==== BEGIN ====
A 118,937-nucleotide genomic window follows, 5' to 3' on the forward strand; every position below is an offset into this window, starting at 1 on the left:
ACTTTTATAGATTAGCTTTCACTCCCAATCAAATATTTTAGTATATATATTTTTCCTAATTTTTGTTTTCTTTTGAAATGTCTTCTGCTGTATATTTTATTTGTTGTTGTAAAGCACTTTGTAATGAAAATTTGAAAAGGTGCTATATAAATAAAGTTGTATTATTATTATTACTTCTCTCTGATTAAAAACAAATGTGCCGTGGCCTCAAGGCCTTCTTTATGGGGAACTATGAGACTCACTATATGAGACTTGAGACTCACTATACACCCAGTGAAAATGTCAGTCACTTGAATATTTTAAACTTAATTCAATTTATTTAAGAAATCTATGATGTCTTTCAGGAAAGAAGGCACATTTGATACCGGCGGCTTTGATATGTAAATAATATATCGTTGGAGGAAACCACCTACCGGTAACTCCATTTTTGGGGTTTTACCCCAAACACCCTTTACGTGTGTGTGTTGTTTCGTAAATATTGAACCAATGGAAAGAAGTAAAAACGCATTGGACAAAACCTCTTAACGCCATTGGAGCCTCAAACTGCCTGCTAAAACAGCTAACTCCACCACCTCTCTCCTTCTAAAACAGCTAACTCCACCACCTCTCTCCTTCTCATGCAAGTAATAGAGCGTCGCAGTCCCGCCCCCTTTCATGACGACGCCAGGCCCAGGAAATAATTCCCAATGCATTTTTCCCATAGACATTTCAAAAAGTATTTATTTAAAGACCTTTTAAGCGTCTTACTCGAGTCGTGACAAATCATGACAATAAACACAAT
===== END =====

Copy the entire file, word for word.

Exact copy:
A 118,937-nucleotide genomic window follows, 5' to 3' on the forward strand; every position below is an offset into this window, starting at 1 on the left:
ACTTTTATAGATTAGCTTTCACTCCCAATCAAATATTTTAGTATATATATTTTTCCTAATTTTTGTTTTCTTTTGAAATGTCTTCTGCTGTATATTTTATTTGTTGTTGTAAAGCACTTTGTAATGAAAATTTGAAAAGGTGCTATATAAATAAAGTTGTATTATTATTATTACTTCTCTCTGATTAAAAACAAATGTGCCGTGGCCTCAAGGCCTTCTTTATGGGGAACTATGAGACTCACTATATGAGACTTGAGACTCACTATACACCCAGTGAAAATGTCAGTCACTTGAATATTTTAAACTTAATTCAATTTATTTAAGAAATCTATGATGTCTTTCAGGAAAGAAGGCACATTTGATACCGGCGGCTTTGATATGTAAATAATATATCGTTGGAGGAAACCACCTACCGGTAACTCCATTTTTGGGGTTTTACCCCAAACACCCTTTACGTGTGTGTGTTGTTTCGTAAATATTGAACCAATGGAAAGAAGTAAAAACGCATTGGACAAAACCTCTTAACGCCATTGGAGCCTCAAACTGCCTGCTAAAACAGCTAACTCCACCACCTCTCTCCTTCTAAAACAGCTAACTCCACCACCTCTCTCCTTCTCATGCAAGTAATAGAGCGTCGCAGTCCCGCCCCCTTTCATGACGACGCCAGGCCCAGGAAATAATTCCCAATGCATTTTTCCCATAGACATTTCAAAAAGTATTTATTTAAAGACCTTTTAAGCGTCTTACTCGAGTCGTGACAAATCATGACAATAAACACAAT